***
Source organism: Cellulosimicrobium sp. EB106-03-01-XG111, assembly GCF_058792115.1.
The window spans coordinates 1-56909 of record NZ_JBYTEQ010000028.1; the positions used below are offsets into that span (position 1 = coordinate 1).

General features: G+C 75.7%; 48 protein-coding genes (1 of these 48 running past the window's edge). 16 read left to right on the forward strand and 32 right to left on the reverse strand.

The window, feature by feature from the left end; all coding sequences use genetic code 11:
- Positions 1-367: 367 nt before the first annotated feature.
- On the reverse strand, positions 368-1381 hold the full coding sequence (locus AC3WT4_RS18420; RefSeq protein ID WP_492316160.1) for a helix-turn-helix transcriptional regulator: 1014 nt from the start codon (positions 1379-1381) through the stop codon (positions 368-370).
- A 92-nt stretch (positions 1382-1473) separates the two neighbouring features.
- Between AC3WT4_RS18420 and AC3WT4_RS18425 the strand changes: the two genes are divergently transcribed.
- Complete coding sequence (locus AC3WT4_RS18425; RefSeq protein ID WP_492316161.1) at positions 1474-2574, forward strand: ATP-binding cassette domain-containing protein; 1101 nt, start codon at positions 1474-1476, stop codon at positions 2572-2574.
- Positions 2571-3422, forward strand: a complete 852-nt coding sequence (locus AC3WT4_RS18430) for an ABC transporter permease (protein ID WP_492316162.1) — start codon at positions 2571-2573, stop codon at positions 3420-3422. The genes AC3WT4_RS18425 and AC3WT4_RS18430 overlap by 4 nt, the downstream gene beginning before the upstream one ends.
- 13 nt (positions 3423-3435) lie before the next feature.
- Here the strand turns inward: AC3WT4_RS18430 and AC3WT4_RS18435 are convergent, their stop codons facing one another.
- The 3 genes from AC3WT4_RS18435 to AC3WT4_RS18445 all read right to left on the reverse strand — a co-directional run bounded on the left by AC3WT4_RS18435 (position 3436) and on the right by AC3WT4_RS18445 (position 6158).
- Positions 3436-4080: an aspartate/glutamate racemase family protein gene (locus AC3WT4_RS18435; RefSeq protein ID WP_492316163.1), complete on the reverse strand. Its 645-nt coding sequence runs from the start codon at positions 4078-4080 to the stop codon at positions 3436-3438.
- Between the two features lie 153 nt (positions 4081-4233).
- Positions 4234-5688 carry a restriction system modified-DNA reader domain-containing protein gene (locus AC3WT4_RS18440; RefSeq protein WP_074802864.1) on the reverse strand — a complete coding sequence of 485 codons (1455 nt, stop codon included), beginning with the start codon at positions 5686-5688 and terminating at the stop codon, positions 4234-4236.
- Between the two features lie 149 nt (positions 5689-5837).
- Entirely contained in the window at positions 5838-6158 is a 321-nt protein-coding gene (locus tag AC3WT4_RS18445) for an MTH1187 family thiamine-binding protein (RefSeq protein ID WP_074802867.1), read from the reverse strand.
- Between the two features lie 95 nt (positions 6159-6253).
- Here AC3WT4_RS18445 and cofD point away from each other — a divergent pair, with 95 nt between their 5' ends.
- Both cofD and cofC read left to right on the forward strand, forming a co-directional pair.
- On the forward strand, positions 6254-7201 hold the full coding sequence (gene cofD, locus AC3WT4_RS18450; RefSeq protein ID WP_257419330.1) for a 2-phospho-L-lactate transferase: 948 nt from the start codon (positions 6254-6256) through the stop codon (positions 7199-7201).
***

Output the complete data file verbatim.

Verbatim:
Source organism: Cellulosimicrobium sp. EB106-03-01-XG111, assembly GCF_058792115.1.
The window spans coordinates 1-56909 of record NZ_JBYTEQ010000028.1; the positions used below are offsets into that span (position 1 = coordinate 1).

General features: G+C 75.7%; 48 protein-coding genes (1 of these 48 running past the window's edge). 16 read left to right on the forward strand and 32 right to left on the reverse strand.

The window, feature by feature from the left end; all coding sequences use genetic code 11:
- Positions 1-367: 367 nt before the first annotated feature.
- On the reverse strand, positions 368-1381 hold the full coding sequence (locus AC3WT4_RS18420; RefSeq protein ID WP_492316160.1) for a helix-turn-helix transcriptional regulator: 1014 nt from the start codon (positions 1379-1381) through the stop codon (positions 368-370).
- A 92-nt stretch (positions 1382-1473) separates the two neighbouring features.
- Between AC3WT4_RS18420 and AC3WT4_RS18425 the strand changes: the two genes are divergently transcribed.
- Complete coding sequence (locus AC3WT4_RS18425; RefSeq protein ID WP_492316161.1) at positions 1474-2574, forward strand: ATP-binding cassette domain-containing protein; 1101 nt, start codon at positions 1474-1476, stop codon at positions 2572-2574.
- Positions 2571-3422, forward strand: a complete 852-nt coding sequence (locus AC3WT4_RS18430) for an ABC transporter permease (protein ID WP_492316162.1) — start codon at positions 2571-2573, stop codon at positions 3420-3422. The genes AC3WT4_RS18425 and AC3WT4_RS18430 overlap by 4 nt, the downstream gene beginning before the upstream one ends.
- 13 nt (positions 3423-3435) lie before the next feature.
- Here the strand turns inward: AC3WT4_RS18430 and AC3WT4_RS18435 are convergent, their stop codons facing one another.
- The 3 genes from AC3WT4_RS18435 to AC3WT4_RS18445 all read right to left on the reverse strand — a co-directional run bounded on the left by AC3WT4_RS18435 (position 3436) and on the right by AC3WT4_RS18445 (position 6158).
- Positions 3436-4080: an aspartate/glutamate racemase family protein gene (locus AC3WT4_RS18435; RefSeq protein ID WP_492316163.1), complete on the reverse strand. Its 645-nt coding sequence runs from the start codon at positions 4078-4080 to the stop codon at positions 3436-3438.
- Between the two features lie 153 nt (positions 4081-4233).
- Positions 4234-5688 carry a restriction system modified-DNA reader domain-containing protein gene (locus AC3WT4_RS18440; RefSeq protein WP_074802864.1) on the reverse strand — a complete coding sequence of 485 codons (1455 nt, stop codon included), beginning with the start codon at positions 5686-5688 and terminating at the stop codon, positions 4234-4236.
- Between the two features lie 149 nt (positions 5689-5837).
- Entirely contained in the window at positions 5838-6158 is a 321-nt protein-coding gene (locus tag AC3WT4_RS18445) for an MTH1187 family thiamine-binding protein (RefSeq protein ID WP_074802867.1), read from the reverse strand.
- Between the two features lie 95 nt (positions 6159-6253).
- Here AC3WT4_RS18445 and cofD point away from each other — a divergent pair, with 95 nt between their 5' ends.
- Both cofD and cofC read left to right on the forward strand, forming a co-directional pair.
- On the forward strand, positions 6254-7201 hold the full coding sequence (gene cofD, locus AC3WT4_RS18450; RefSeq protein ID WP_257419330.1) for a 2-phospho-L-lactate transferase: 948 nt from the start codon (positions 6254-6256) through the stop codon (positions 7199-7201).